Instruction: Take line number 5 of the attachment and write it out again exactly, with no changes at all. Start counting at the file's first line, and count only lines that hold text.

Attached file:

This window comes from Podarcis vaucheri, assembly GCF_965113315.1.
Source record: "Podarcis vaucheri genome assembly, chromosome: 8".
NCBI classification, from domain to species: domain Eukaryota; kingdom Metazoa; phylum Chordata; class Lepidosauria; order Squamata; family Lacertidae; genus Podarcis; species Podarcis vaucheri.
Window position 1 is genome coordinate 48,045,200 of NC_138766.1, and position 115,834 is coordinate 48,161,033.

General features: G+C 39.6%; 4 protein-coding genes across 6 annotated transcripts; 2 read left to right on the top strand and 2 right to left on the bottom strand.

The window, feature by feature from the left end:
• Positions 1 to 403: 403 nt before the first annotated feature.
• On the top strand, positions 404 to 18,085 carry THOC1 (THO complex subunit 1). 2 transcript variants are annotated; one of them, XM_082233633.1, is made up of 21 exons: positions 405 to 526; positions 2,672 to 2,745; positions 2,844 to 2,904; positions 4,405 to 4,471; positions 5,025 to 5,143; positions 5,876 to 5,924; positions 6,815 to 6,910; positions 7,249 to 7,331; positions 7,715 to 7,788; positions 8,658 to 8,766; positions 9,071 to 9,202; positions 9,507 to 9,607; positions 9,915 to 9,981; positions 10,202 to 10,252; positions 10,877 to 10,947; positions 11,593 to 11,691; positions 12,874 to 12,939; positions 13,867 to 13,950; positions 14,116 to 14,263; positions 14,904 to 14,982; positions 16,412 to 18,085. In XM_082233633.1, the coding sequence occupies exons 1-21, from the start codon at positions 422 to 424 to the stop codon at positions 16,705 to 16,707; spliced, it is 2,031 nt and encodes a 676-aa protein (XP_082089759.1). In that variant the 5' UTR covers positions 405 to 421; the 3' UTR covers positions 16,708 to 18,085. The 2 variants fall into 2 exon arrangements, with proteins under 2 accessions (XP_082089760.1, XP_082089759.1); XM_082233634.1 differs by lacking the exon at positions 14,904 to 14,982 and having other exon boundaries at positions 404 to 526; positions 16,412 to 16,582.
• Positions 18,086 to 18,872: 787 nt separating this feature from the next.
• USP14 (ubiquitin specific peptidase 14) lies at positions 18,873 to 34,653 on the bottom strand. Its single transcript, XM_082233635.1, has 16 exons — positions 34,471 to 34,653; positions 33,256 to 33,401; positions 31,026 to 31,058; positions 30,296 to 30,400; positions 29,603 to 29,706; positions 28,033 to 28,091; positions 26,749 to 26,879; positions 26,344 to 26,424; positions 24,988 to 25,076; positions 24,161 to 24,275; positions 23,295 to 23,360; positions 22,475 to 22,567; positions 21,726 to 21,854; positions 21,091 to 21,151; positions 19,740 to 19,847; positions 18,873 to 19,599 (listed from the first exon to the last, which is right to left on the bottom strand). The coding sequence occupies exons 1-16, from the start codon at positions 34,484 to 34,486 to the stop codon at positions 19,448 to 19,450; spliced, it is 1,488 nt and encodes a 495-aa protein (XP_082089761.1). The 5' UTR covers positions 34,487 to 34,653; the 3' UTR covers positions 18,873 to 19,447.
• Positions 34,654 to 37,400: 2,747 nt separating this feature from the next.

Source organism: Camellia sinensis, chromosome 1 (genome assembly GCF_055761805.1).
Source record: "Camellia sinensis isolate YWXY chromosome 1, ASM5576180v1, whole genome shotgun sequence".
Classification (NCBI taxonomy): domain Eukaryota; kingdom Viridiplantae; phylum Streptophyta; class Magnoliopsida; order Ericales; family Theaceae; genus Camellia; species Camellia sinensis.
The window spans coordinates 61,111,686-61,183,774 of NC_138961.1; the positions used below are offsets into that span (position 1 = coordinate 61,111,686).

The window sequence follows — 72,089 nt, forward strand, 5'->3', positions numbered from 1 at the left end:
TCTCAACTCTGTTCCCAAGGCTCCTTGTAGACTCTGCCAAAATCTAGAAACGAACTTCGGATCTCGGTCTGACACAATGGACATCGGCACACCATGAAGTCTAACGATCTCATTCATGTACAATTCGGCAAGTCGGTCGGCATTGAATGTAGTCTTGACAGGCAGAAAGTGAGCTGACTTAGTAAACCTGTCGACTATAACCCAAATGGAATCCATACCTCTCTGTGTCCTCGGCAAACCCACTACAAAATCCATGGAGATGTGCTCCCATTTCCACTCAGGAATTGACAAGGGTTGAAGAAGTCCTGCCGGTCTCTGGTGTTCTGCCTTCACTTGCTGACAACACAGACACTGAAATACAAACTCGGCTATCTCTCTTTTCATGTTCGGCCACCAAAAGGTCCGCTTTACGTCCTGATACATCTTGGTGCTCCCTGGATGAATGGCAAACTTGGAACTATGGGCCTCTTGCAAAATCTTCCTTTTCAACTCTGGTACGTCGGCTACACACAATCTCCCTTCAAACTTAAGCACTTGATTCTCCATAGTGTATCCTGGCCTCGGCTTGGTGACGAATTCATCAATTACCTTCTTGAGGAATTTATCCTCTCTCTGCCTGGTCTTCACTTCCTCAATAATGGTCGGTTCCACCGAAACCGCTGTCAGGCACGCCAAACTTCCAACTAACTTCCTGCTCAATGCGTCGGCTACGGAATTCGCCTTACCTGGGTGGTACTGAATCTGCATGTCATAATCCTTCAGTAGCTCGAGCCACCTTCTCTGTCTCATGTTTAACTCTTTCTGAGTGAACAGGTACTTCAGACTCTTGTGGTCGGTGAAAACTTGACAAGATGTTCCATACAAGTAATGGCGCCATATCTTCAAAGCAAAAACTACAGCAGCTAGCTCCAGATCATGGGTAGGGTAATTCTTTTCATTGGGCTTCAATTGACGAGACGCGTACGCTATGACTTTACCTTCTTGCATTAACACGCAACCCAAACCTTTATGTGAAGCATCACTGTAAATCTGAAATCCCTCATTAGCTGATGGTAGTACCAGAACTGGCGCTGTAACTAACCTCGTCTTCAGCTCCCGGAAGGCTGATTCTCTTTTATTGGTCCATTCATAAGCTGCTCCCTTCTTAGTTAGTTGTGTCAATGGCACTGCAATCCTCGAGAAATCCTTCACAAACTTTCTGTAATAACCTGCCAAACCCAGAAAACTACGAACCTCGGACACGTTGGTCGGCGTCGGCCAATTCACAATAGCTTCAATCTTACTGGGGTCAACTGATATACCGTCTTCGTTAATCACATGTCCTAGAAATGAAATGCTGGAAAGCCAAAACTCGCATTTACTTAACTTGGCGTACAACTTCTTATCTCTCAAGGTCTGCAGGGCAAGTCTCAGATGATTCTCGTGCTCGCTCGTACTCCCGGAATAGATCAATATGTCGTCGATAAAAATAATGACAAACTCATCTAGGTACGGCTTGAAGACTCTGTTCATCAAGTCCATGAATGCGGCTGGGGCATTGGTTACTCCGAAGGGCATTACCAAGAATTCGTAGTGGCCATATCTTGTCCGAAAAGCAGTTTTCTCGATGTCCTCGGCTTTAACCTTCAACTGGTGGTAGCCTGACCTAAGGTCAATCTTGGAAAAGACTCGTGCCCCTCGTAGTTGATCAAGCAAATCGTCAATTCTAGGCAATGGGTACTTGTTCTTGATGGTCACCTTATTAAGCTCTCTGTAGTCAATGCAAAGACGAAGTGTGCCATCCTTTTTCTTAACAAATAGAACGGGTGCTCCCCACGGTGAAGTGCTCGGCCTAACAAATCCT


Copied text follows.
General features: G+C 39.6%; 4 protein-coding genes across 6 annotated transcripts; 2 read left to right on the top strand and 2 right to left on the bottom strand.